By Ginger Gibson
WASHINGTON (Reuters) - Republican U.S. presidential candidate Donald Trump is in fine health, has never used alcohol or tobacco, and would undoubtedly be "the healthiest individual ever elected to the presidency" if he wins in 2016, his doctor said in a letter released by the campaign on Monday.
"Mr. Trump has had a recent complete medical examination that showed only positive results," wrote Dr. Harold Bornstein, who has treated Trump since 1980. "Actually, his blood pressure, 110/65, and laboratory results were astonishingly excellent."
Earlier this month the 69-year-old real estate mogul had predicted his medical report would indicate "perfection" and Bornstein's assessment reflected that.
"If elected, Mr. Trump, I can state unequivocally, will be the healthiest individual ever elected to the presidency," the doctor's letter said.
The letter said Trump had lost 15 pounds in the past year, has never had cancer and has not had surgery since an appendectomy at age 10. He takes an aspirin daily and a low dose of a statin, a class of drug used to treat high cholesterol.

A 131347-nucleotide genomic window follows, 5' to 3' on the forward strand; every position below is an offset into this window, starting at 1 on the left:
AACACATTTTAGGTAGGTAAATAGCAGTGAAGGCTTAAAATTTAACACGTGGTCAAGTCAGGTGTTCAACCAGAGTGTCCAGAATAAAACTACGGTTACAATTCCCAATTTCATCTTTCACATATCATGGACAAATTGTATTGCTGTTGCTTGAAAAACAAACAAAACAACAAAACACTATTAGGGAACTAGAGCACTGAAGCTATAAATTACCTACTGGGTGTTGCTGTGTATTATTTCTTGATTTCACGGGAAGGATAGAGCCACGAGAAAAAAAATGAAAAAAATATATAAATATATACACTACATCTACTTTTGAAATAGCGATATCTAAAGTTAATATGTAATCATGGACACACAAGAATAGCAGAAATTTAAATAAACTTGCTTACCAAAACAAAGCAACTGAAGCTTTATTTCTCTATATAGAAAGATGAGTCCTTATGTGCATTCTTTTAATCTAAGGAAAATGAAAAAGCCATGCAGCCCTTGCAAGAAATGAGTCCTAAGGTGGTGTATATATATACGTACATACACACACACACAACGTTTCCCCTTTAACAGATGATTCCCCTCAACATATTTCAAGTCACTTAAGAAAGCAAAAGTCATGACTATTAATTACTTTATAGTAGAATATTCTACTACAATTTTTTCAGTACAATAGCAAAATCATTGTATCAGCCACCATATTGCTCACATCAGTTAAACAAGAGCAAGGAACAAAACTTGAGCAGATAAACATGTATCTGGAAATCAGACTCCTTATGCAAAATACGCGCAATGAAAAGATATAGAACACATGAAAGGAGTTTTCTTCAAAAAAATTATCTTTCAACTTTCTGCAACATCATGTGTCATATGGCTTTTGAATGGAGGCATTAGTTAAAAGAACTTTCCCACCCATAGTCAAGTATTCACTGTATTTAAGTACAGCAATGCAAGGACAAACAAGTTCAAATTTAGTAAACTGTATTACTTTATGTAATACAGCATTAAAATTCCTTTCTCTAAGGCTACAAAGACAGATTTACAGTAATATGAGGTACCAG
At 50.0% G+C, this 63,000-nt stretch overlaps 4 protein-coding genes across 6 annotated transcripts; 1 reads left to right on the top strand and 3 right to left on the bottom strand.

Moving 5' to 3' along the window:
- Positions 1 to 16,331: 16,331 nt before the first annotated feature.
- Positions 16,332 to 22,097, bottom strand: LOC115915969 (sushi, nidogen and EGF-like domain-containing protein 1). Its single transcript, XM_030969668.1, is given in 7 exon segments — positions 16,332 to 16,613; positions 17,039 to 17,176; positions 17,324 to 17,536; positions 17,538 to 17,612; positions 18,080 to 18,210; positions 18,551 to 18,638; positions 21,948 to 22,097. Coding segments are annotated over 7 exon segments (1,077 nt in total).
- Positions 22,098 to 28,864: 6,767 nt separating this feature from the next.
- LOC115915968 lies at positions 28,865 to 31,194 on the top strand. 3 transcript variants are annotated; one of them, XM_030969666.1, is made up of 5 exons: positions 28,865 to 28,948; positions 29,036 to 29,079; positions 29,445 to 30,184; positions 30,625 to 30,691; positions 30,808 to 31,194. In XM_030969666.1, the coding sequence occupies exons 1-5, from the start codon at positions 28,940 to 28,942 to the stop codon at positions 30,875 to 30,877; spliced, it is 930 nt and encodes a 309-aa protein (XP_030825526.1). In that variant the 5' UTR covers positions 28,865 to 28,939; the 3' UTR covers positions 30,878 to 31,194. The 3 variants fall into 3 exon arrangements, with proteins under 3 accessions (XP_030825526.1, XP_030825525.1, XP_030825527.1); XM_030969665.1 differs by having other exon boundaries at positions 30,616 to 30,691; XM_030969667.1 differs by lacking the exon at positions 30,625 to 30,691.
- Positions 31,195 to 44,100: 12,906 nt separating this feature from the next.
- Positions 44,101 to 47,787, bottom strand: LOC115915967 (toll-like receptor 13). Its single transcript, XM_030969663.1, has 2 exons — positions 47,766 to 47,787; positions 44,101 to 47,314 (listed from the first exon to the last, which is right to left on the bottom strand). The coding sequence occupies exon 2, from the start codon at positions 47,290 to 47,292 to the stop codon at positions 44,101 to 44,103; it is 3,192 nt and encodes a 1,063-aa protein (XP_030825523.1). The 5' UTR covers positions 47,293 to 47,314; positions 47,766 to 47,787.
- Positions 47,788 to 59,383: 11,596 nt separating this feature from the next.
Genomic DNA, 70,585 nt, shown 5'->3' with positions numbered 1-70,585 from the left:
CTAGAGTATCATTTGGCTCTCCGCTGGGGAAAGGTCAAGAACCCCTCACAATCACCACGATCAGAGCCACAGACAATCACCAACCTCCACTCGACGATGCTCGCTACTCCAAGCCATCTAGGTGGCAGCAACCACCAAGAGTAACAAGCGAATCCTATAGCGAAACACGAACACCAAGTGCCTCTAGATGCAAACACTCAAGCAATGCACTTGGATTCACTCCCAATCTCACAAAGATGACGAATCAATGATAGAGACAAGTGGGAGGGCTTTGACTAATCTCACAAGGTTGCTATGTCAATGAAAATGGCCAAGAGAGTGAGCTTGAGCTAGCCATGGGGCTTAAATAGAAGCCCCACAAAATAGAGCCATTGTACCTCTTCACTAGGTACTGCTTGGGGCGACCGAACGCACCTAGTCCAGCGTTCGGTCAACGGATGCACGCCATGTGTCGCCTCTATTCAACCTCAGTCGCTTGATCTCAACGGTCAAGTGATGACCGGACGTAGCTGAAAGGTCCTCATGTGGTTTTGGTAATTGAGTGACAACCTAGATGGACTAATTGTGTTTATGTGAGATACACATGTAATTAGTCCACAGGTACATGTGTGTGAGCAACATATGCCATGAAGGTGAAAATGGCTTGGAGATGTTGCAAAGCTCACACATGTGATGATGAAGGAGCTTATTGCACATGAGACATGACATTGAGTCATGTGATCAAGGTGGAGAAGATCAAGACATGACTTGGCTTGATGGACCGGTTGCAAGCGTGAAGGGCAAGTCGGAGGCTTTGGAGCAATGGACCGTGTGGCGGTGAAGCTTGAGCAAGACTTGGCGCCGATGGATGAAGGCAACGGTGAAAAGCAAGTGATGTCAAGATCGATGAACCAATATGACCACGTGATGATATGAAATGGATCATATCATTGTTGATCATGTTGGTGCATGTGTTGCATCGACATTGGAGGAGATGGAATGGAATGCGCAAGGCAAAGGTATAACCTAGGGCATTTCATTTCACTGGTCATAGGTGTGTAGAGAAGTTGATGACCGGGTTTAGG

"He has no history of ever using alcohol or tobacco products," Bernstein wrote.
It is customary for candidates to release their health records or letters from their physicians signing off on their fitness to be president. Republicans Jeb Bush and Chris Christie and Democrat Hillary Clinton have released summaries of their records.
As Trump continued to rise in the polls, calls for him to release his records increased in recent weeks, with some critics saying he was withholding them to mask questions about his health.
The suggestion that Trump could be more fit than President Barack Obama, known as an avid basketball player, drew questions for White House press secretary Josh Earnest, who asked whether the doctor had examined Presidents John Adams and Thomas Jefferson.
"I will not call into question the credentials of a physician who conducted a medical examination of Mr. Trump," Earnest said. "That must have been a pretty interesting appointment."
(Reporting by Ginger Gibson; Editing by Bill Trott and Jonathan Oatis)